What, you mean like this?
The truth is, I've been overthinking this particular photo shoot concept. What does it mean, "at an angle to your camera?" Assuming the camera is aimed more or less parallel to the ground, then anything that isn't perpendicular to the ground, such as poles and buildings, is at an angle to it, or on a curve. And anyway, what about a right angle? That's an angle, too, the most famous angle of all. So perpendicular to the ground is at an angle, too. It's just not an unusual or unexpected angle.
I've taken something like 45 pictures over the last couple of days, many of them attempts to do something interesting with this angle theme. But I've decided to only use photos taken in and around Cherrybell Station at lunchtime today.
Regular readers may remember the name Cherrybell Station on Cherrybell Strav. (Strav, in case you're wondering, is someone's bright idea of combining the terms "Street" and "Avenue" to denote a street that goes at an angle relative to the city's N-S-E-W grid.) It's the main post office, down off 22nd Street near the railroad bridge.
And this is why I was there. In that box on the counter, coincidentally at an angle relative to the camera, is the full manuscript of Heirs of Mâvarin, addressed to the Submission Editor at DAW Books. Also in there are my much agonized-over cover letter and a packet containing a return label and $9.00 in stamps, sufficient to cover postage on a Flat Rate Priority Mail box. Not enclosed: a return box (wouldn't fit) and a synopsis (they specifically say they want the full manuscript instead). The address label on the box is the one I printed off the USPS web site on Saturday; it's not dated so it should be okay - I hope!
Notice that just the little bit of an angle here has a huge effect on the perspective, and the apparent angles that the camera sees and, it seems to me, exaggerates. Really, you can have a camera straight on relative to something, and it's still not going to look parallel to the lens. Vanishing point, anyone?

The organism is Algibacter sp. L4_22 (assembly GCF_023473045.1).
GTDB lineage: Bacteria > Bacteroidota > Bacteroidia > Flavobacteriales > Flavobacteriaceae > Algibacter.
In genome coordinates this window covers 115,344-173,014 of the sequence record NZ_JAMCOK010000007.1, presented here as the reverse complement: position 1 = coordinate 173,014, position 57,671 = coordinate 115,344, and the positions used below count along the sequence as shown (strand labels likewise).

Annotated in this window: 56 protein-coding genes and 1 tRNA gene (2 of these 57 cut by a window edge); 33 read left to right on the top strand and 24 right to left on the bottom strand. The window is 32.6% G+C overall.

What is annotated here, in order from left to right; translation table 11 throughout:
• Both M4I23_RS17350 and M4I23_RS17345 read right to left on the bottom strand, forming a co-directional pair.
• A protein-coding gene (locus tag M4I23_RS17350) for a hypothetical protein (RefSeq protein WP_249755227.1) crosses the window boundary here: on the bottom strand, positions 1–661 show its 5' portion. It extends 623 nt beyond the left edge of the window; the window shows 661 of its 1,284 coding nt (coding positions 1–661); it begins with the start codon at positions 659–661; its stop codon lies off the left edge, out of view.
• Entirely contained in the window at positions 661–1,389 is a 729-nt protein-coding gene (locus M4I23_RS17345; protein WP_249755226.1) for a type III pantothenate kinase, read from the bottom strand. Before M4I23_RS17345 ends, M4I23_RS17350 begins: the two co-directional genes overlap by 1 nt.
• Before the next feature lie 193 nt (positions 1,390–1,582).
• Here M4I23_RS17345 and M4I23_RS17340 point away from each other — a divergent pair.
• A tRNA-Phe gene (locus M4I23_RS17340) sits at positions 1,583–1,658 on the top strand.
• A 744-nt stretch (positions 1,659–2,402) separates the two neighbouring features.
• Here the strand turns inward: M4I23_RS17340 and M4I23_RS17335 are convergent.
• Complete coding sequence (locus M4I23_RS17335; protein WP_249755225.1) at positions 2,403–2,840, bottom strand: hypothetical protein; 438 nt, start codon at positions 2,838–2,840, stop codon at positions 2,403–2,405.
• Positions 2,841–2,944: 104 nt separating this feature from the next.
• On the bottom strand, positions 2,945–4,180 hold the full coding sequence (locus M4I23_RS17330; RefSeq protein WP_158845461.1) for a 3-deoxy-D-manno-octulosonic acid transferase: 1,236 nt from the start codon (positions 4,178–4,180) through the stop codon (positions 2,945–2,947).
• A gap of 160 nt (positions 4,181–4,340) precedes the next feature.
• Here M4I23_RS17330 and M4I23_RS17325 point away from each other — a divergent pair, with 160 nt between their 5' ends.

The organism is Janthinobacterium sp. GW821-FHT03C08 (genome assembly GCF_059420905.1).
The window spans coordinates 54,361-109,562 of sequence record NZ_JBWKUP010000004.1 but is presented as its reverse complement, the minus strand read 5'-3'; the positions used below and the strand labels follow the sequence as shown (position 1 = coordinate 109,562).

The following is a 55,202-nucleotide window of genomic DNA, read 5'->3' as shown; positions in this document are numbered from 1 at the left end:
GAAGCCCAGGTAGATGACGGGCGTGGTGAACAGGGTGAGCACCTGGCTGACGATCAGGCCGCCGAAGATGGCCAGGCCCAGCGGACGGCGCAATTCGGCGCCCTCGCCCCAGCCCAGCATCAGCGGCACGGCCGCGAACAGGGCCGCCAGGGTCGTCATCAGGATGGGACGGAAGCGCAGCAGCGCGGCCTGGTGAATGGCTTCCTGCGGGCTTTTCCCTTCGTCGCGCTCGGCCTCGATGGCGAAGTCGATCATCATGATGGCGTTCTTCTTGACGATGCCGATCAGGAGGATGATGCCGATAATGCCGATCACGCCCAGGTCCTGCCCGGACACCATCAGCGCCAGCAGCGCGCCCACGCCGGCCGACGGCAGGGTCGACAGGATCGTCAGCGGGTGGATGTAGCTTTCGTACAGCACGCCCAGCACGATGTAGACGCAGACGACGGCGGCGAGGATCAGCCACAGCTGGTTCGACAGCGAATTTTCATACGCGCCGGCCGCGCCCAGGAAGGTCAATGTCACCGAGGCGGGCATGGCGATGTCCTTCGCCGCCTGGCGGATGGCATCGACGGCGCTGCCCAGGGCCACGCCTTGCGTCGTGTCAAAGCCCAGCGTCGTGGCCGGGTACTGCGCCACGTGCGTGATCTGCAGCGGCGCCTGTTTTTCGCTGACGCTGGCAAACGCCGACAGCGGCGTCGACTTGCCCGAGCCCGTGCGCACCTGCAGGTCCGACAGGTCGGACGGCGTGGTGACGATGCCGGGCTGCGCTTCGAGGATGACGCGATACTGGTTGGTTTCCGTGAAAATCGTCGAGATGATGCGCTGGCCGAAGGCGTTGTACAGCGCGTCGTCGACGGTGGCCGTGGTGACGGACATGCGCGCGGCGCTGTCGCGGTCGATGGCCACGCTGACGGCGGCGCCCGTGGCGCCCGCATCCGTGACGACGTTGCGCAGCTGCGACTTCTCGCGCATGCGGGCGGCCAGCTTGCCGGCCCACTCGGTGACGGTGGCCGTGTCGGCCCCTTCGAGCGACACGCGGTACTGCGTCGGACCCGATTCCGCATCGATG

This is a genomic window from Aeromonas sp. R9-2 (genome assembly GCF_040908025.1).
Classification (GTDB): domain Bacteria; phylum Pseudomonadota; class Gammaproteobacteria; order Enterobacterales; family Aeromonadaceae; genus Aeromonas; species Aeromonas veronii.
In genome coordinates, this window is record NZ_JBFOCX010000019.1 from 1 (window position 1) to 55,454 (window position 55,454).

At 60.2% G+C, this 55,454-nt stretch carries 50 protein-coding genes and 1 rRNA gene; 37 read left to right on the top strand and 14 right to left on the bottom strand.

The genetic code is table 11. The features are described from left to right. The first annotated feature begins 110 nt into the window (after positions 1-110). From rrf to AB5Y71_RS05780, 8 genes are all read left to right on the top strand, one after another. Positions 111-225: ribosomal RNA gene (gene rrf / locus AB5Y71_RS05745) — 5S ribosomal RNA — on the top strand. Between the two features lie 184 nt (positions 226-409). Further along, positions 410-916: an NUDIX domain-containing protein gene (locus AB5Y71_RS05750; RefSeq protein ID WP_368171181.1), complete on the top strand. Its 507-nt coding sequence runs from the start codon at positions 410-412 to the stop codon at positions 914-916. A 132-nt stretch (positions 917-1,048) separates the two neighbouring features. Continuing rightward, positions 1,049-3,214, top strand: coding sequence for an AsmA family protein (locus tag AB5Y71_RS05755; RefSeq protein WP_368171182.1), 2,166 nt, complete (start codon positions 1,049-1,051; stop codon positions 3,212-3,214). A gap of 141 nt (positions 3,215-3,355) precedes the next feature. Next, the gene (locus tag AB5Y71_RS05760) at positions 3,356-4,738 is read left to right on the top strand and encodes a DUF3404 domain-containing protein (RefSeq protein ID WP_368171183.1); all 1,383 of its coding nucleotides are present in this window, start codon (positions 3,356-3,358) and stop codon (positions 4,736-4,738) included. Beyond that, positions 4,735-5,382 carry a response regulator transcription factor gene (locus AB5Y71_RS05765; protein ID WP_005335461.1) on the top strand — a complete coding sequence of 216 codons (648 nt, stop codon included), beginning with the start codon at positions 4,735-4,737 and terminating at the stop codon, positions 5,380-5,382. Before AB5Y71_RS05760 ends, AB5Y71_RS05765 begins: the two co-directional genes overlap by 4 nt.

Tonight I edited Chapter Five of Another Mâvarin, which is Chapter 16 of Mages of Mâvarin overall. I managed to complete an unfinished scene and fix some timing issues (again), and discovered another, major dating discrepancy that I have to fix in upcoming chapters. At the moment it only takes Cathma and Rani Lunder two days to complete a three day journey. Oops! Actually, it may be that the actual scenes are right but my date headers are wrong; I'll have to see. I use a "dateline" at the beginning of each chapter and whenever a new day begins, to help me (and possibly the reader) keep track of things. It's possible that I just failed to put one where a new day began, throwing off my subsequent datelines.
Still, I'm really, really happy with the way it's going.
A friend of mine occasionally sends me emails about what's "hot" in publishing right now, and asks me whether I can position the Mâvarin books accordingly. Is it supernatural romance? Is a tengrem a kind of werecreature? The answer to these questions tends to be "no." So it amuses and cheers me to stand in a theater hallway, looking at posters for several upcoming fantasy films, having just watched one of those films and seen the trailers for three others. Harry Potter sets records, and now suddenly every other fantasy series with kids or teenagers as protagonists is being made into a movie. And that professional writer at church, the one who read Harry Potter in Italy, referred to fantasy trilogies themselves as "hot." Heck, I have one of those. Kevin points out that the granddaddy of all fantasy trilogies, the one about that Frodo fellow and his friends, isn't really a trilogy at all, but just a really long novel in three volumes. Well, so is mine. Funny how that works.